Lazarus Group: The North Korean Hacking Bureau 121 division, commonly known as the Lazarus Group or the Bluenoroff Group, has recently targeted a cryptocurrency exchange according to researchers at F-Secure. The name of the targeted exchange was not released. Lazarus used the human element in their most recent attack by sending a malicious document to an administrator’s account on LinkedIn. The document related to a blockchain technology company seeking a new sysadmin with the employee’s skill set. The document is similar to other phishing documents that have been identified from the Lazarus group and publicly accessible on VirusTotal. The document that was sent needed macros to be enabled to carry out the infection chain. The group claimed the document was protected under the EU’s General Data Protection Regulation (GDPR) to trick users into enabling macros. Once macros were enabled, a .LNK file executed the Windows system tool mshta.exe and called out to a bit.ly link and downloaded a VBScript. The script conducts system checks and sends information to the Command and Control (C2) server which in turn provides a PowerShell script to fetch malware payloads. Depending on the system, different malware will be downloaded—two different backdoors were available and are similar to others used by the group. The threat actor is also using a custom Portable Executable (PE) loader. The PE is loaded into the lsass.exe process as a security package by masquerading as a “Security Package” via the “HKLM\SYSTEM\CurrentControlSet\Control\Lsa\Security Packages” registry key. That registry key was modified remotely via scheduled tasks that call reg.exe, created by using the schtasks.exe Windows utility. Lazarus is also using a custom version of Mimikatz to harvest credentials from the infected machine. Other malware variants allow the group to connect backdoors to other target hosts, among other things.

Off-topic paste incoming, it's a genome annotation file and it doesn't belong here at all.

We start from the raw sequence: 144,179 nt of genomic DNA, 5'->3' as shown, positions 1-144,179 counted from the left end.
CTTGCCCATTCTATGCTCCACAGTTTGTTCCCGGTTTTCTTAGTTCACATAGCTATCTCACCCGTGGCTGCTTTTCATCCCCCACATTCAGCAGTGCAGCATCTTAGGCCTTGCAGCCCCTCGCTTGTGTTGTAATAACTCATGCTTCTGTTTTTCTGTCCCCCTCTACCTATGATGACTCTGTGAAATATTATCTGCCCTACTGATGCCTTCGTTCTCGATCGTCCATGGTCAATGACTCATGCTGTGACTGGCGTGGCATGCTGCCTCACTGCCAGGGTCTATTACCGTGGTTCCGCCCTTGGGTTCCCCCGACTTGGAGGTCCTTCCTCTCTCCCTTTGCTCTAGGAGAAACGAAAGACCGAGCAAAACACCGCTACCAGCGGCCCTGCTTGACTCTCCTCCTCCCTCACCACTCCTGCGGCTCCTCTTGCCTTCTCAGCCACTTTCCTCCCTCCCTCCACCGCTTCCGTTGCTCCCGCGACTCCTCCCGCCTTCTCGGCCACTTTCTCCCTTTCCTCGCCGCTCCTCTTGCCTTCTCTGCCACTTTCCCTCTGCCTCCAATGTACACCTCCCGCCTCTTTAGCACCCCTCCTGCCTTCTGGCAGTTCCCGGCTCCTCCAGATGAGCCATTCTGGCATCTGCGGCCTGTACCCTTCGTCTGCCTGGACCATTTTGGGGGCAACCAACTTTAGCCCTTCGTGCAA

By Anthony Zampino Introduction Leading up to the most recent Russian invasion of Ukraine in